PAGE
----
The Ron Paul Faithful

If a Woman with No Arms Can Do It…

If she can do it, we can do it.  Let her story be your inspiration the next time you feel overwhelmed.  She has no arms, but she still has a mind filled with passion and purpose.  These qualities have allowed her to overcome her physical limitations.

Google Owns My Identity: 16 Things They Know About Me

Google Owns MeI am a huge Google advocate.  I love their products so much that I use almost every one of them on a fairly regular basis.  Much of my computer based productivity is performed online via Google’s offerings.  In fact, based on my excessive use, I think Google may know almost as much about me as I do.  I’m surely not the only G freak out there, because most of my friends and colleagues have an email address too… 😉 something I’d like to think I had something to do with.

A vast number of articles have been written on the topic of Google’s privacy policies.  I know because I’ve probably read most of them.  Many of these articles discuss the specifics how Google stores and secures their user’s personal information.  Sure, I like to know that my personal data is secure…  But have you ever actually compiled a detailed list of your personal information that Google does know?  I just did, and it’s slightly startling!

Here are 16 things Google knows about me and how they acquired the info:

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6 Digitally Traceable Tracks We Unconsciously Leave Behind

Digital TracksWe live in a world of constant connection where the products of our existence interrelate in such a way that we rarely leave a clean slate behind us.  Many people fail to see the correlation between technological convenience and disruption of privacy.  Even when nobody is watching, it is quite plausible that a computer somewhere is.  The data tracks we leave behind are traceable, and when the dots are connected, the trail leads right back to us.

I have compiled a list of 6 digitally traceable tracks we unconsciously leave behind as we trek through our daily routines.  I have also included a hypothetical example of how easy it can be to track someone down online by tracing their online affiliations and dabbling with the information that is found.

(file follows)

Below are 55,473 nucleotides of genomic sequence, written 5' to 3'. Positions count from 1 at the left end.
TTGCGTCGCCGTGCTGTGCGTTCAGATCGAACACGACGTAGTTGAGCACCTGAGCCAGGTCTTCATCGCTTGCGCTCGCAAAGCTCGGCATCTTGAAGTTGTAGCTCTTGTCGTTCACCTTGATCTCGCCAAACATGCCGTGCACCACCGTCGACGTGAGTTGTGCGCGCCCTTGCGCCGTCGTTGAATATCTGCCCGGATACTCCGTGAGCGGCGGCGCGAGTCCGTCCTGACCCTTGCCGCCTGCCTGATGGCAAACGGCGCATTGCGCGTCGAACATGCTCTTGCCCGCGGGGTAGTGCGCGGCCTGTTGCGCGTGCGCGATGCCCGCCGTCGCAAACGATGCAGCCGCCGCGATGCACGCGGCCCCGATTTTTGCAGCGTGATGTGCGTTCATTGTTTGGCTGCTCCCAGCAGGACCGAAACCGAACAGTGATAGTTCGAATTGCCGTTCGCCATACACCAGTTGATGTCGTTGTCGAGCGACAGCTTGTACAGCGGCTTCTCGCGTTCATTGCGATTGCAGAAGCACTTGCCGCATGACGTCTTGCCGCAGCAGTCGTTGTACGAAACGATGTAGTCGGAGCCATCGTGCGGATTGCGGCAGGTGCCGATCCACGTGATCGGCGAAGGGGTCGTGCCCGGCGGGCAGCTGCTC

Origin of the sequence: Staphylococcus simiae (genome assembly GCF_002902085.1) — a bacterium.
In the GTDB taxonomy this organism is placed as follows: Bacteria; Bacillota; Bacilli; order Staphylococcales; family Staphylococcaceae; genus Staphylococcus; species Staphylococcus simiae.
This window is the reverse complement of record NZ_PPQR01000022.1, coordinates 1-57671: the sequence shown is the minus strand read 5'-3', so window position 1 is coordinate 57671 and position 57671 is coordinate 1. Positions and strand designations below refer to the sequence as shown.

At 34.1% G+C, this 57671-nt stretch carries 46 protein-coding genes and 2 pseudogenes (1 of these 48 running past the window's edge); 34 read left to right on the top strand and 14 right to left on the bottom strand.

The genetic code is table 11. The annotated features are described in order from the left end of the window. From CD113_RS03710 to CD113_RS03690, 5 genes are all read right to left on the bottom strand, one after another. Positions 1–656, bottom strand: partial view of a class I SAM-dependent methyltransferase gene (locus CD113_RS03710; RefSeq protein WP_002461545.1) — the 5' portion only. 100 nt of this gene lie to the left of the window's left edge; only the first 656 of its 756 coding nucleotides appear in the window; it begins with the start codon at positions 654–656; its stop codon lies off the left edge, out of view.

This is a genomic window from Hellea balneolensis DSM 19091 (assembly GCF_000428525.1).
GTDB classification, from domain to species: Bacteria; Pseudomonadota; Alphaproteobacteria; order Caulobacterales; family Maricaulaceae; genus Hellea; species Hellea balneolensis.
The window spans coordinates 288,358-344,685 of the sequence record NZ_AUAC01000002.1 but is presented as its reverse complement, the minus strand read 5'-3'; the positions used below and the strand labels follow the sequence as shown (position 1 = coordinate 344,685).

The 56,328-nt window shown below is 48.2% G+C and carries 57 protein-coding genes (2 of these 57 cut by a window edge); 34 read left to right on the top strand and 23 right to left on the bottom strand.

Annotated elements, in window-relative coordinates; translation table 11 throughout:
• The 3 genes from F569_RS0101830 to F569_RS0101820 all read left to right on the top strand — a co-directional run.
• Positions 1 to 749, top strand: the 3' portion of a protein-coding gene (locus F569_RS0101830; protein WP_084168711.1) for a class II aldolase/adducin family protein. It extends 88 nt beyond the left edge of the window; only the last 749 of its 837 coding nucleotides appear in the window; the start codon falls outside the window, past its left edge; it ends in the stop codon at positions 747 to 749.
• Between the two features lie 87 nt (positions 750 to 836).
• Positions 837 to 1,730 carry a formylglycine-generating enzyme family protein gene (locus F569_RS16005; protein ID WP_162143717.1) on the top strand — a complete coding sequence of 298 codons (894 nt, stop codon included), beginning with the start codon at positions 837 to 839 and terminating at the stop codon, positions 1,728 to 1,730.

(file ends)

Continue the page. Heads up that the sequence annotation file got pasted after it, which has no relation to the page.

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15 Things 2007 College Freshmen Do Not Remember

FreshmenThere are several things this year’s incoming college freshmen don’t remember that most mid to late twenty-something’s will never forget.  It’s a clear sign of the inevitable change in the times.  I was recently reminded of this when I spoke with an 18 year old college freshman at my cousin’s wedding last week.  We were joking around about the old-school selection of music the D.J. was playing.  I made a sarcastic comment about the D.J. stealing my old 80’s – 90’s radio recorded mix-tape collection in order to construct his wedding reception dance mix.  The girl looked at me with a puzzled face.  “You recorded all your music off of the radio?” she asked.  “Oh man!” I thought.  “I’m getting old!”

In reality, most 2007 college freshmen were born in 1989 and probably barely remember any the following… it’s scary:

  1. The Space Shuttle Challenger disaster
  2. Ronald Reagan
  3. The Cold War and the Berlin Wall
  4. Hardback (Funk & Wagnalls) encyclopedia sets
  5. Getting tangled up in a long kitchen phone cord
  6. Setting the record timer on your VCR
  7. When Michael Jackson and the moonwalk were cool
  8. Recording music off the radio
  9. Desert Storm
  10. A floppy disk
  11. Windows 95
  12. The Nintendo Entertainment System (and Duck Hunt)
  13. The Oklahoma City Bombing
  14. The O.J. Simpson Trial
  15. Life before the World Wide Web